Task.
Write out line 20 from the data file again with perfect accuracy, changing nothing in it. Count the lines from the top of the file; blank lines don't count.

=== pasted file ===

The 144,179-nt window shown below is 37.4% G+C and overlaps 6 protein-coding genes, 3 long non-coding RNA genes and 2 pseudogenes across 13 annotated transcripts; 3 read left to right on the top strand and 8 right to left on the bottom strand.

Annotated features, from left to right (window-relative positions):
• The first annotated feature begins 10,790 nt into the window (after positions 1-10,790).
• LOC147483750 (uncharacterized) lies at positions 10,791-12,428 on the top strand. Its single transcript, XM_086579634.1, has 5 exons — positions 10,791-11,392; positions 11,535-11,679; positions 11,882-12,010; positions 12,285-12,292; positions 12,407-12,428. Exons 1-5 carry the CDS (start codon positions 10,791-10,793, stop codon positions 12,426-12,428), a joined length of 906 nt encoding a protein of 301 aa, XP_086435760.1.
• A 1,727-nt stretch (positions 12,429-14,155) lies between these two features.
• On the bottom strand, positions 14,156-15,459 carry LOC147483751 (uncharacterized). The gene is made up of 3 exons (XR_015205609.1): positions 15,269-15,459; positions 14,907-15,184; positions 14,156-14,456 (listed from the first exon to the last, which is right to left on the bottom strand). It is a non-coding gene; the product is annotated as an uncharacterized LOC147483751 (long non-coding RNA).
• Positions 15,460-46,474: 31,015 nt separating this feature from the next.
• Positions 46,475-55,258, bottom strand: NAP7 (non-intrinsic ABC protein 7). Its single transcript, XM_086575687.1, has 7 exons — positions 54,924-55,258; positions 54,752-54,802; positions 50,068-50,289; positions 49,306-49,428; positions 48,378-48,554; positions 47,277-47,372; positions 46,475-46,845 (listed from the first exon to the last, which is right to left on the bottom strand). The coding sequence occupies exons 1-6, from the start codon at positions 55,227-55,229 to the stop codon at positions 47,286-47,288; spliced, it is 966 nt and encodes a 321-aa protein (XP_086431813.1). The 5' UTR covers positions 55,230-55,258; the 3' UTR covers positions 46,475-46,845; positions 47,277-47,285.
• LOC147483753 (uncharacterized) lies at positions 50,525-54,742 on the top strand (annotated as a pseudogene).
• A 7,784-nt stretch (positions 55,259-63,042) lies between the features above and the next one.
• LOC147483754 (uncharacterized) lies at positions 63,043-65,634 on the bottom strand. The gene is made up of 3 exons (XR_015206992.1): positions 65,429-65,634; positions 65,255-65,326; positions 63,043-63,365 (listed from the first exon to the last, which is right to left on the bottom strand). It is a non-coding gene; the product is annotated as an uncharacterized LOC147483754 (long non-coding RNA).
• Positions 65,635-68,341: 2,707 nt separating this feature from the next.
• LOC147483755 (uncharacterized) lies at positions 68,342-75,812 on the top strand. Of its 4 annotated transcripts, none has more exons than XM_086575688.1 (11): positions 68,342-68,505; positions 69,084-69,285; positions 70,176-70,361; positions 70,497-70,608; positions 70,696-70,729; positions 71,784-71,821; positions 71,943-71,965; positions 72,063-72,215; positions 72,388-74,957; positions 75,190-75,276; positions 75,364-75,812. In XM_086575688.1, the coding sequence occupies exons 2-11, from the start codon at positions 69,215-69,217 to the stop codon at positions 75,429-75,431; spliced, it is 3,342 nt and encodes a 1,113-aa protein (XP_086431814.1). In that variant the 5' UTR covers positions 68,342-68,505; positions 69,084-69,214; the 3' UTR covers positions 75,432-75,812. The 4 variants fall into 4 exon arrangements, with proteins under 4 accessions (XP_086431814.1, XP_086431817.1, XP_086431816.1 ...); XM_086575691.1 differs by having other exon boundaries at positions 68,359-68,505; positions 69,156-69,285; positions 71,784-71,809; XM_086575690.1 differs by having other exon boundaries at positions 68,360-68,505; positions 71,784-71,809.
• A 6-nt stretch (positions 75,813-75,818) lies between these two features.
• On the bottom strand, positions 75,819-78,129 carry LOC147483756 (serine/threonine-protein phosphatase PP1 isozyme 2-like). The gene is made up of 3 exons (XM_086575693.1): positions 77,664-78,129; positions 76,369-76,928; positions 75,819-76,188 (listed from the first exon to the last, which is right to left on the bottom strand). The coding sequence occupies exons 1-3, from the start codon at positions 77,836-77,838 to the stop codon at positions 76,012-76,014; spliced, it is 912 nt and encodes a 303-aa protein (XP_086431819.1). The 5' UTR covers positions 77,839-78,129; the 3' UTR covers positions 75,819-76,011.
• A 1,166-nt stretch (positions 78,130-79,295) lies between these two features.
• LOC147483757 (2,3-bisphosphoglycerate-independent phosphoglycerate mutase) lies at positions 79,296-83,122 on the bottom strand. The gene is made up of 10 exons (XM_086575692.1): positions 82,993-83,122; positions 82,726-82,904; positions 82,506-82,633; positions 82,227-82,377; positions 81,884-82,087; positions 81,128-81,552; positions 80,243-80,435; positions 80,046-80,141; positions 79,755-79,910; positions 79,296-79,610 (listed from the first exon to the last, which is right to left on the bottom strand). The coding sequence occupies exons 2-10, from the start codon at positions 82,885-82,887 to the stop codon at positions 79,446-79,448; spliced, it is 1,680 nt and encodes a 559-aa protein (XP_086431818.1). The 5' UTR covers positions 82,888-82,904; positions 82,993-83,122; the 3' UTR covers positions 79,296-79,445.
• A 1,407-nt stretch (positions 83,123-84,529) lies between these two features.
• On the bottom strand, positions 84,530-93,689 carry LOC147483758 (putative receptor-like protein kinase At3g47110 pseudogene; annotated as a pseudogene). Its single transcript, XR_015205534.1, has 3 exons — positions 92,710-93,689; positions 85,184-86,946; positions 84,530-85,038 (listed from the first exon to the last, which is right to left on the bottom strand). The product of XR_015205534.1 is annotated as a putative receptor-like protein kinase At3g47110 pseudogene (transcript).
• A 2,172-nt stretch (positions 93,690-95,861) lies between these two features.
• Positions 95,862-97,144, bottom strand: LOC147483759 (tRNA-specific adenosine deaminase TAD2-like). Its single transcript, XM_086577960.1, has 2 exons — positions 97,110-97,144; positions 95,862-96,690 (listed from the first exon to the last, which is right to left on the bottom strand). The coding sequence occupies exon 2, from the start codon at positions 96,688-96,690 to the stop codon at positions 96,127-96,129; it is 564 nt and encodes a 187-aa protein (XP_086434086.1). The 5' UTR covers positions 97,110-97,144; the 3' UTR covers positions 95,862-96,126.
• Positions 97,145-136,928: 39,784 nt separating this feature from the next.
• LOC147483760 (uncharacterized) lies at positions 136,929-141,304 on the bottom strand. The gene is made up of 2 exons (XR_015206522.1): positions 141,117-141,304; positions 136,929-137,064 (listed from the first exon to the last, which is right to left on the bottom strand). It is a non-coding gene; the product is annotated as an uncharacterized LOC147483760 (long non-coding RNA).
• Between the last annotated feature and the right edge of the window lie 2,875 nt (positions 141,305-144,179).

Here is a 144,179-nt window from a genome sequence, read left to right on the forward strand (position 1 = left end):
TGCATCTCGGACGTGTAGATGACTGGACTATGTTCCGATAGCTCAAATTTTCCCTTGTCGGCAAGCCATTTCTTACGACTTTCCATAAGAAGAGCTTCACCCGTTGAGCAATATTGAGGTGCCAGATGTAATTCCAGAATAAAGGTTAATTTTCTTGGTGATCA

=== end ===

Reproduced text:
• A 2,172-nt stretch (positions 93,690-95,861) lies between these two features.